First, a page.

Power Prices Skyrocket and Texas Grid Reels with Outages As Winter Storm Pummels Wind and Natural Gas
- Feb 16, 2021 3:09 am GMT
Fierce winds, sleet, and snow lashed Texas and power grid outages rippled across the state as it experienced its worst winter storm in decades. Customers for the Electricity Reliability Council of Texas (ERCOT) switched on their heating, spiking power demand and prices. Utilities instituted rotating outages to dramatically reduce their share of power usage in the state’s power grid.
According to reports, nearly half of Texas’s wind capacity went offline due to ice coatings on turbine blades and natural gas production and supplies were hampered due to the storm. At 10 AM on Monday morning, when the storm was still raging outside, almost 30 GW of ERCOT capacity went offline. Out of that figure, approximately 26 GW of mostly natural gas capacity was down and the remaining 4 GW of wind energy capacity was down due to icing on wind turbines. In addition to transportation bottlenecks caused to the ice, natural gas production in Texas and Mid-Continent declined due to well freeze-offs.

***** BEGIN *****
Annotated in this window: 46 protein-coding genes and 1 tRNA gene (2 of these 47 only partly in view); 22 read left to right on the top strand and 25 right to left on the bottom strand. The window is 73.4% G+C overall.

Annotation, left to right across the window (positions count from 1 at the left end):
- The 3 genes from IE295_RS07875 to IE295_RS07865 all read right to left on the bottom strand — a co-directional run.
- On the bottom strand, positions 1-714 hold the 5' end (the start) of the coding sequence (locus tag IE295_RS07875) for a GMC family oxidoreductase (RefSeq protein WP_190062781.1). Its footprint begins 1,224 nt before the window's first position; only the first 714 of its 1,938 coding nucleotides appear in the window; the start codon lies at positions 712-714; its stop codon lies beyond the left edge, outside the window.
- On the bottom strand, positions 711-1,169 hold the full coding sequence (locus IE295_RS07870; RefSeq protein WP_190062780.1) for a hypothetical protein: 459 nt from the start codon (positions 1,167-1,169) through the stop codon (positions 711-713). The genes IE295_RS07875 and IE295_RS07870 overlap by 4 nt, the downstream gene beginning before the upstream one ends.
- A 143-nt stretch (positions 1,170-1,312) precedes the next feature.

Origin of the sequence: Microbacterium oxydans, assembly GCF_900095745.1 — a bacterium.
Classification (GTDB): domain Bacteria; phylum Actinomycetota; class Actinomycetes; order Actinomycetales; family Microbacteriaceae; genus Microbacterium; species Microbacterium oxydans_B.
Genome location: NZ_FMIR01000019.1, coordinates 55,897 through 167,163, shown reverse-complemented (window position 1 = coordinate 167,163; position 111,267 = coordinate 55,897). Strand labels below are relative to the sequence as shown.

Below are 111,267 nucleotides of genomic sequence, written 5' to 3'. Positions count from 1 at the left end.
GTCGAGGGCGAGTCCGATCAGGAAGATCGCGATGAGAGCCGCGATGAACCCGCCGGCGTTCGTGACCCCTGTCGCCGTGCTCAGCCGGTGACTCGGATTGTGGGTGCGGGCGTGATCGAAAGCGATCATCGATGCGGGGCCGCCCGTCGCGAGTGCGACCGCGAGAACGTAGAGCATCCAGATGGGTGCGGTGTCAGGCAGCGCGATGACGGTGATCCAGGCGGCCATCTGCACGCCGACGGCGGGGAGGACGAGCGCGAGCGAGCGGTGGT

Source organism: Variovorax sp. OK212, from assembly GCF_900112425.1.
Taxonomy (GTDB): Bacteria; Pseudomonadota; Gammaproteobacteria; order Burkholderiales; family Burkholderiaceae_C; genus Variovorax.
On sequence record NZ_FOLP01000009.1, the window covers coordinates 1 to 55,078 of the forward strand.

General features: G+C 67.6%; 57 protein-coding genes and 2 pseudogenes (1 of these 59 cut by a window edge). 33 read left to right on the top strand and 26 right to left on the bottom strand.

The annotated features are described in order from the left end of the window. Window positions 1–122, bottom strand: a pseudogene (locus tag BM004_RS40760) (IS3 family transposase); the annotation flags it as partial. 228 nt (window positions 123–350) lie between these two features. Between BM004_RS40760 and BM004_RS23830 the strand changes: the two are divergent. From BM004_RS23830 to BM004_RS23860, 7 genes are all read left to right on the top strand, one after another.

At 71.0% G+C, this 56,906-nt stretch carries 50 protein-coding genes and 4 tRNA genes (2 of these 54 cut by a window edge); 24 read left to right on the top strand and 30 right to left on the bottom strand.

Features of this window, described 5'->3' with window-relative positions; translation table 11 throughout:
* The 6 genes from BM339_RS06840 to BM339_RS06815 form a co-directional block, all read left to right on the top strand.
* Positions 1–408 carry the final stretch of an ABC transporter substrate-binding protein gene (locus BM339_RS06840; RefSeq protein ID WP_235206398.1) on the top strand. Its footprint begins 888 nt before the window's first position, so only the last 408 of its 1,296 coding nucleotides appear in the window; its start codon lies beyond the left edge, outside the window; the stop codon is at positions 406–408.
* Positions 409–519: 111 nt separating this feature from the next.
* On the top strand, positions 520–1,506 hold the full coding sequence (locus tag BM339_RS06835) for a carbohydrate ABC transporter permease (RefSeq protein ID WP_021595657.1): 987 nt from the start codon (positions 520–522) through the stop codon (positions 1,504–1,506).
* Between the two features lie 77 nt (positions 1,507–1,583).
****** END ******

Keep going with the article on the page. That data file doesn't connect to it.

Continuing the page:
Effect on Prices
The upshot of these developments was skyrocketing of power prices. All regions in the state boasted power prices that were above $9,000 MWH, an increase of 10,000 percent over the pre-storm price of $50 MWH. To be sure, the surge in power prices is not a novel development in Texas’s electricity markets. The state generally experiences similar price surges during its hot summers when customer switch on their air conditioners at full blast.
However, those increases are only for a few hours at most, writes Joshua Rhodes, energy researcher at UT-Austin, and not for entire days. According to him, the current price increases are not a result of scarcity pricing, which is what happens when reserves are unable to meet current demand. As competition for scarce reserves of natural gas heats up in the coming days, scarcity pricing will kick in and push power prices even higher, writes Rhodes. The result of these developments might be some substantial changes in grid and natural gas operations and pricing. “We are a state defined by our hot summers, but we need to think more about winter,” writes Rhodes.